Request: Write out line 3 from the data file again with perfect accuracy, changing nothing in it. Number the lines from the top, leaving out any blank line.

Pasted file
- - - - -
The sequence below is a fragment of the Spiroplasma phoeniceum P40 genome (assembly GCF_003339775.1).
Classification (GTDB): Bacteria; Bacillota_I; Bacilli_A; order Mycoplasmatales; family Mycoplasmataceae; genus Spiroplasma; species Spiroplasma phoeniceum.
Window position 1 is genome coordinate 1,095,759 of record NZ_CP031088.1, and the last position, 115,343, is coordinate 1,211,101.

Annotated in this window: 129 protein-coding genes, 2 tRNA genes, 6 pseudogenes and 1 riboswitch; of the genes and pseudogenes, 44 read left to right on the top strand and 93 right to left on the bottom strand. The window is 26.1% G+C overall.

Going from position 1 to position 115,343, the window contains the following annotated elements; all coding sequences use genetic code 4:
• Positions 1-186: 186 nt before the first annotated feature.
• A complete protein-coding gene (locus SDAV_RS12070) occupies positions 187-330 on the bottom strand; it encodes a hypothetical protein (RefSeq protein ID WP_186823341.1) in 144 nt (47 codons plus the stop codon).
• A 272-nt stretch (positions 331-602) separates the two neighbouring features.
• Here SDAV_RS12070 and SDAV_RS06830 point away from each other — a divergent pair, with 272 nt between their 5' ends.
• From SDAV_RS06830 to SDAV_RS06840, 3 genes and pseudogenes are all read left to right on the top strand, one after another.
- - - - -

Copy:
Window position 1 is genome coordinate 1,095,759 of record NZ_CP031088.1, and the last position, 115,343, is coordinate 1,211,101.